Addition of a Beneficiary Incentive Program
As required by the BBA, CMS proposes to allow any ACO in Track 2, Levels C, D, or E of the Basic Track, or the Enhanced Track to establish a CMS-approved beneficiary incentive program to provide incentive payments to eligible beneficiaries who receive qualifying services. CMS outlines certain certification and application procedures. Consistent with the BBA, CMS proposes a $20 payment limit, updated annually consistent with the consumer price index and rounded to the nearest dollar, and made no later than 30 days after the service. A beneficiary would be eligible to receive an incentive payment if the beneficiary is assigned to an ACO through either preliminary prospective assignment with retrospective reconciliation or prospective assignment. 

Any service furnished by an ACO professional who is a physician but does not have a specialty designation included in the definition of primary care physician would not be considered a qualifying service for which an incentive payment may be furnished. The ACO legal entity, not any participant providers or suppliers, must furnish the incentive directly to the beneficiary. Incentives must not be cash but may be cash equivalent (e.g., check or debit card). Incentives must be non-Medicare covered items and services. ACOs must keep records of all incentive payments. ACOs must fully fund the costs of operating the beneficiary incentive program, including the cost of any incentive payments. ACOs are prohibited from accepting or using funds furnished by an outside entity, including, but not limited to, an insurance company, pharmaceutical company, or any other entity outside of the ACO, to finance its beneficiary incentive program. However, shared savings may be used, per the BBA. 

CMS proposes that incentive payments made by an ACO shall be disregarded for purposes of calculating benchmarks, estimated average per capita Medicare expenditures, and shared savings. CMS also proposes to disregard incentive payments made by an ACO for purposes of calculating shared losses. CMS would require ACOs to publicly report, for each performance year, the total number of beneficiaries who receive an incentive payment, the total number of incentive payments furnished, HCPCS codes associated with any qualifying payment for which an incentive payment was furnished, the total value of all incentive payments furnished, and the total type of each incentive payment (e.g., check or debit card) furnished.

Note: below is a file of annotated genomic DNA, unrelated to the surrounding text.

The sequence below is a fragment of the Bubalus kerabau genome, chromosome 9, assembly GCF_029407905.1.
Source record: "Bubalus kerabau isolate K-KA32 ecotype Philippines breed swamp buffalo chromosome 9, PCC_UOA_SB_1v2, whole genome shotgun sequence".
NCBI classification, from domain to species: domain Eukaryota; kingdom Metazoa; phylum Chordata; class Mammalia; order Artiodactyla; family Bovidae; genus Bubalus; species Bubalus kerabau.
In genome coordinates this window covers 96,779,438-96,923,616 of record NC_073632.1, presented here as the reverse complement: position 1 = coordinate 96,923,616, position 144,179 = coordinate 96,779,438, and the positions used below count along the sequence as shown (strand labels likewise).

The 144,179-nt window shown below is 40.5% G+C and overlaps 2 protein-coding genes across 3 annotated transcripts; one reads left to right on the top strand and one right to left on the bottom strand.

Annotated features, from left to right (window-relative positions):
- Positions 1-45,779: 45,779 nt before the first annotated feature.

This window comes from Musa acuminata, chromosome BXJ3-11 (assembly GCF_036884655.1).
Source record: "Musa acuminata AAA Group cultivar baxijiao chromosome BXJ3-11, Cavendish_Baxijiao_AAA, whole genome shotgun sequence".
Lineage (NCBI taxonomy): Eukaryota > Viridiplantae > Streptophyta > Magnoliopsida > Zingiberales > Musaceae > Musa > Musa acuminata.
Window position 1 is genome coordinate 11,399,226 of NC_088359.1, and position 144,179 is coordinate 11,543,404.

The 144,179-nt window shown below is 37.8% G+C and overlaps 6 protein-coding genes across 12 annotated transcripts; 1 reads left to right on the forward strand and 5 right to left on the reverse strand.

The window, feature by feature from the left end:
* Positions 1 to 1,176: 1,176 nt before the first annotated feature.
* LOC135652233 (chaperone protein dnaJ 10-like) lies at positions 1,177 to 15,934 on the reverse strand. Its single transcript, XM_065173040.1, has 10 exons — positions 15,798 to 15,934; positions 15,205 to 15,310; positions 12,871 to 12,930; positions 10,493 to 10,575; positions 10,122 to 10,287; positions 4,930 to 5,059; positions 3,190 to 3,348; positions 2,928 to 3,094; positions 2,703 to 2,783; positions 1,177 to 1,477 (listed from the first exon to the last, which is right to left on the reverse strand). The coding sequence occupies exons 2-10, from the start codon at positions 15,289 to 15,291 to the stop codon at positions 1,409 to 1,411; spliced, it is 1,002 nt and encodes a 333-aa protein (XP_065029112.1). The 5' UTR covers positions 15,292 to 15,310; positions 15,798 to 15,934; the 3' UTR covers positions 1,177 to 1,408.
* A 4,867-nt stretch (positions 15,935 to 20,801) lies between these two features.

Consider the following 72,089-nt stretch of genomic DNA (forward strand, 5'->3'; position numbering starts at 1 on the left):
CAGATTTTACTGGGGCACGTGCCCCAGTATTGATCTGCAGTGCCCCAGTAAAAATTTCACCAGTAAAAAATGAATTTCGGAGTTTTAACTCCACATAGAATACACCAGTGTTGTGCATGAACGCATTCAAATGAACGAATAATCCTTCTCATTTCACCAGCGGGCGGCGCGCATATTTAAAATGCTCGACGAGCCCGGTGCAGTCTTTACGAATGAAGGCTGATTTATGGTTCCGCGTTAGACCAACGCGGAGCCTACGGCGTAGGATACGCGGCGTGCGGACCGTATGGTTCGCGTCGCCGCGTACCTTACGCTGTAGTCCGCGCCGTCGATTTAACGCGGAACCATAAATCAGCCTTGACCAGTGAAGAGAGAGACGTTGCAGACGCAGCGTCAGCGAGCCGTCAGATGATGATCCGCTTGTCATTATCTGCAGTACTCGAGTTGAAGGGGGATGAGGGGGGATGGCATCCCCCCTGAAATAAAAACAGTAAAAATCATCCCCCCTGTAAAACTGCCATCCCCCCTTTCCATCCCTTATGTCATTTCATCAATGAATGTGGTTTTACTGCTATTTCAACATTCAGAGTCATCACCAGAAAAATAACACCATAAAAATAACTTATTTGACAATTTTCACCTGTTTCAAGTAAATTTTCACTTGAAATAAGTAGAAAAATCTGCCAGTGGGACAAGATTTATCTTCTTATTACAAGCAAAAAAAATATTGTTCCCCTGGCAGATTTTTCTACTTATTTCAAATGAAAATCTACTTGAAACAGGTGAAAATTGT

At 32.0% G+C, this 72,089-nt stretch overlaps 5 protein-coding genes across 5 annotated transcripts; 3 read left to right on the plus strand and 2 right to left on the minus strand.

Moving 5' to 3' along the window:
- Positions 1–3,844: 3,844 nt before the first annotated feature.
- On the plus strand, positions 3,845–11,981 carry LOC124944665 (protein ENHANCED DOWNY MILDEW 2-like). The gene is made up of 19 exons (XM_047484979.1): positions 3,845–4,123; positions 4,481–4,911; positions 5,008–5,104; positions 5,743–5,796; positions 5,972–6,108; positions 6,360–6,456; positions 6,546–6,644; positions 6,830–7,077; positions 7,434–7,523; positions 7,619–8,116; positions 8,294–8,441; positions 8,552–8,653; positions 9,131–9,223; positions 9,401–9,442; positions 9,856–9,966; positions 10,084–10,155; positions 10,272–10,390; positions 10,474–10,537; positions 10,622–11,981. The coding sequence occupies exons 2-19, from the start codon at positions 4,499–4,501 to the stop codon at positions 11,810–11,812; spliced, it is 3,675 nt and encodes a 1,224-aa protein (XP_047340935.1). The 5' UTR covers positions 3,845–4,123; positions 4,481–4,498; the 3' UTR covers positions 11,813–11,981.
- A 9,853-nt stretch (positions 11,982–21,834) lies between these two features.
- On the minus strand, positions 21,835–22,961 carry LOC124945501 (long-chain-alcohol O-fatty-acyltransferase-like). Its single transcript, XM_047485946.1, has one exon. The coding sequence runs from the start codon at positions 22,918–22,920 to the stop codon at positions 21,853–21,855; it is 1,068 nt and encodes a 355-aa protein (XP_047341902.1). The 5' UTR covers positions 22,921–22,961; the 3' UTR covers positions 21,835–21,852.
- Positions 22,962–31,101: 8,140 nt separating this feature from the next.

Quality Provisions
CMS proposes to discontinue use of the quality measure 11 that assesses an ACO’s eligible clinicians’ level of adoption of CEHRT. Instead, CMS proposes that for performance years starting on January 1, 2019 and subsequent performance years, ACOs in a track or a payment model within a track, which does not meet the financial risk standard to be an Advanced APM, must attest and certify upon application to participate in the MSSP and subsequently as part of the annual certification process that at least 50 percent of the eligible clinicians participating in the ACO use CEHRT to document and communicate clinical care to their patients or other health care providers. ACOs would be required to submit this certification in the form and manner specified by CMS. NAACOS is seeking clarification on whether ACOs in models not considered Advanced APMs would still be required to report Promoting Interoperability for purposes of the Merit-Based Incentive Payment System (MIPS) requirements. CMS also seeks feedback on ways to reduce burden and focus on meaningful quality measures as part of their “Meaningful Measures” initiative. Under this initiative, CMS states it is working towards assessing performance on only those core issues that are most vital to providing high-quality care and improving patient outcomes with an emphasis on outcome-based measures, reducing unnecessary burden on providers, and putting patients first.